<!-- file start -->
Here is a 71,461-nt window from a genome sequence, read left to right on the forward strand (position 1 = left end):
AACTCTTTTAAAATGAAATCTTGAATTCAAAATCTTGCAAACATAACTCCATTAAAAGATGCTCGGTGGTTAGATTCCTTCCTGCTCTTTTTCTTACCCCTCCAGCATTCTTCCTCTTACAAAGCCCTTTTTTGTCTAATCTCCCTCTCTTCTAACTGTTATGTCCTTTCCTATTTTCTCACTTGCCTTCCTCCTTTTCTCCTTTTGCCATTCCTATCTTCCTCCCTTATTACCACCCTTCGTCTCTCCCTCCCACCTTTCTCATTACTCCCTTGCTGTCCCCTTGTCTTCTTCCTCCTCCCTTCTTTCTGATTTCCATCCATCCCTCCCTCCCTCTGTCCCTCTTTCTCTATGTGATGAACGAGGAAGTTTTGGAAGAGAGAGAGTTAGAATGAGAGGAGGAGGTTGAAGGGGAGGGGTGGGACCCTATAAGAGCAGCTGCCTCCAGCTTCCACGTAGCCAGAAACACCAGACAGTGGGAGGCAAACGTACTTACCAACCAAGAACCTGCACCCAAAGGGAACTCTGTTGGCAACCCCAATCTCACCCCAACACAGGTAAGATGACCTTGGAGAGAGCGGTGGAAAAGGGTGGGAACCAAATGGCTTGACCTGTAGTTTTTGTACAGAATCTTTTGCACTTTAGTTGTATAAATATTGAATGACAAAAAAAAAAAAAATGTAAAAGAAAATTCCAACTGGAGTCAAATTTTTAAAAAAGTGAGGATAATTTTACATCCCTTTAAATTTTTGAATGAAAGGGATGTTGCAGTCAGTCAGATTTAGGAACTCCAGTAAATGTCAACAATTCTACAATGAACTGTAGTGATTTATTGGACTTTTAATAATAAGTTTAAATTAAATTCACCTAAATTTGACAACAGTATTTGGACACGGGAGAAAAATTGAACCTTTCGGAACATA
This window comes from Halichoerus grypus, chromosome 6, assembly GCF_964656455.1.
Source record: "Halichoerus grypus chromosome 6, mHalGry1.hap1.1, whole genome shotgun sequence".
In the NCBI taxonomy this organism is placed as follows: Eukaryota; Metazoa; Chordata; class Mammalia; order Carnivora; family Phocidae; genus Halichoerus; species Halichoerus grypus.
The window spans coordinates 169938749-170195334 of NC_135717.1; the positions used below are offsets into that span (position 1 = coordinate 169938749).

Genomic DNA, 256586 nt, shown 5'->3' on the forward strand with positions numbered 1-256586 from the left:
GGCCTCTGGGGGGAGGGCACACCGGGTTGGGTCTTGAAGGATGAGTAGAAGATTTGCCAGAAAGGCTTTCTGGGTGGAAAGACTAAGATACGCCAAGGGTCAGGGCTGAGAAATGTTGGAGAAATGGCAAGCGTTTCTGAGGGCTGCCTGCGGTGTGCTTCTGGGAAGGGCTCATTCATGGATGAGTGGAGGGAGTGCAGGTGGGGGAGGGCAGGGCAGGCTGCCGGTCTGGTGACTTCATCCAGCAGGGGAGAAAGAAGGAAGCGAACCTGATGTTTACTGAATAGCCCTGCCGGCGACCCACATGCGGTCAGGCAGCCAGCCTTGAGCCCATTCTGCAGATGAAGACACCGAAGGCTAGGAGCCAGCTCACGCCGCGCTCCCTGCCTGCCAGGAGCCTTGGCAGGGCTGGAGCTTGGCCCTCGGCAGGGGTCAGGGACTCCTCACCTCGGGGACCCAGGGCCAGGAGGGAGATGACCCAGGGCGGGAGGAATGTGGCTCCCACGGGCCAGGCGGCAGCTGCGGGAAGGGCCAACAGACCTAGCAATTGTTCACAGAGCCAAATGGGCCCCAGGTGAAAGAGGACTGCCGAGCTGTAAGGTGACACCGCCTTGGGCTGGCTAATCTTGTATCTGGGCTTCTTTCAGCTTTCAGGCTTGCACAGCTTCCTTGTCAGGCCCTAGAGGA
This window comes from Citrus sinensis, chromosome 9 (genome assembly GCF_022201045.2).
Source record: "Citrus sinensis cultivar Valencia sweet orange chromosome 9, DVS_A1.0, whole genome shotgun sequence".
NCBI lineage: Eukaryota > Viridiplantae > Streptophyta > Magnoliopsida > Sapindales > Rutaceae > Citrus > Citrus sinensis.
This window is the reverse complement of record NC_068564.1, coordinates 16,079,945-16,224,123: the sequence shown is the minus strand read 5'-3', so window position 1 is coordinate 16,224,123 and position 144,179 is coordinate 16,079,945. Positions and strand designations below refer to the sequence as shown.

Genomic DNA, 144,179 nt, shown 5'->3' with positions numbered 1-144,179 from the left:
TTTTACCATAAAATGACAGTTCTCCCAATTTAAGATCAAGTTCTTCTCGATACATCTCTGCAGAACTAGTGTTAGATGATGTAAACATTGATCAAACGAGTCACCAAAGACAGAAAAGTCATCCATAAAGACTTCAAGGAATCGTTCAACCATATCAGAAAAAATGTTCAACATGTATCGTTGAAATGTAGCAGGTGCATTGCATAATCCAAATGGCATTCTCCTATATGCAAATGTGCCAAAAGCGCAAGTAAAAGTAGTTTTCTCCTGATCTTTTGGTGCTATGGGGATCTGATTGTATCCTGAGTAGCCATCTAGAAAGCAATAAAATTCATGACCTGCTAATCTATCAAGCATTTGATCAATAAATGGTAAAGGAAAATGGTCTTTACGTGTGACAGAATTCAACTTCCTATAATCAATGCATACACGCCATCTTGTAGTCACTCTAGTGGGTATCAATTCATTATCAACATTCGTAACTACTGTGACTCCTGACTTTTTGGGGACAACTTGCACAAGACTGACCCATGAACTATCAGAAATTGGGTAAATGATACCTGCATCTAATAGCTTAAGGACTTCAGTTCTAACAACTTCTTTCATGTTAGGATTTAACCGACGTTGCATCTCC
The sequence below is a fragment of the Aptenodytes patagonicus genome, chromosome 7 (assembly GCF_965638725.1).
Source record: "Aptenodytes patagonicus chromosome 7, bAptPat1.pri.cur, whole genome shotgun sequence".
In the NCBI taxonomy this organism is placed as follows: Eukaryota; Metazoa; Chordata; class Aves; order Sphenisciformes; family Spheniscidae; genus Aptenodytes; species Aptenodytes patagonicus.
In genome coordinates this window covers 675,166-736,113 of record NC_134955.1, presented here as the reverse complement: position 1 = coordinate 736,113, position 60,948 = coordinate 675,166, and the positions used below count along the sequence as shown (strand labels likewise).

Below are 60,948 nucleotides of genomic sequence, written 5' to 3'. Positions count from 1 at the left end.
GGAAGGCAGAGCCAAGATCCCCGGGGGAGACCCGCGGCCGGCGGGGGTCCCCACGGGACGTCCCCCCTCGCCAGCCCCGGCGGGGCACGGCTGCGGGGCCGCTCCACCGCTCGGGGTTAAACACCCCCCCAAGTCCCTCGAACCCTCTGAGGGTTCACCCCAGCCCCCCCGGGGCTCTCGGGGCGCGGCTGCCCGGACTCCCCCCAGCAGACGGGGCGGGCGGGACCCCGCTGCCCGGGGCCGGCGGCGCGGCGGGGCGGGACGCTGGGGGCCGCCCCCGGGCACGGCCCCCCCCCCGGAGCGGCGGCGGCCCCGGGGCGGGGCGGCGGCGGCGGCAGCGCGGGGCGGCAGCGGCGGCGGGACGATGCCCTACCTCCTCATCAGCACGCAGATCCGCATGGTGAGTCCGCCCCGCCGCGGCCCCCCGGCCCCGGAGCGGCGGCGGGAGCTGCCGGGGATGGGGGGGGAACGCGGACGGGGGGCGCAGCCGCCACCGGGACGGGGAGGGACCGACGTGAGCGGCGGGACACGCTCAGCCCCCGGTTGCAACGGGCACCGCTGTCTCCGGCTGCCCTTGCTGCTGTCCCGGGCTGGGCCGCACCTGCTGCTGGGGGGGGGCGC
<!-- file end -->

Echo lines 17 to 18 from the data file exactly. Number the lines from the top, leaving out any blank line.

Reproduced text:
In the NCBI taxonomy this organism is placed as follows: Eukaryota; Metazoa; Chordata; class Aves; order Sphenisciformes; family Spheniscidae; genus Aptenodytes; species Aptenodytes patagonicus.
In genome coordinates this window covers 675,166-736,113 of record NC_134955.1, presented here as the reverse complement: position 1 = coordinate 736,113, position 60,948 = coordinate 675,166, and the positions used below count along the sequence as shown (strand labels likewise).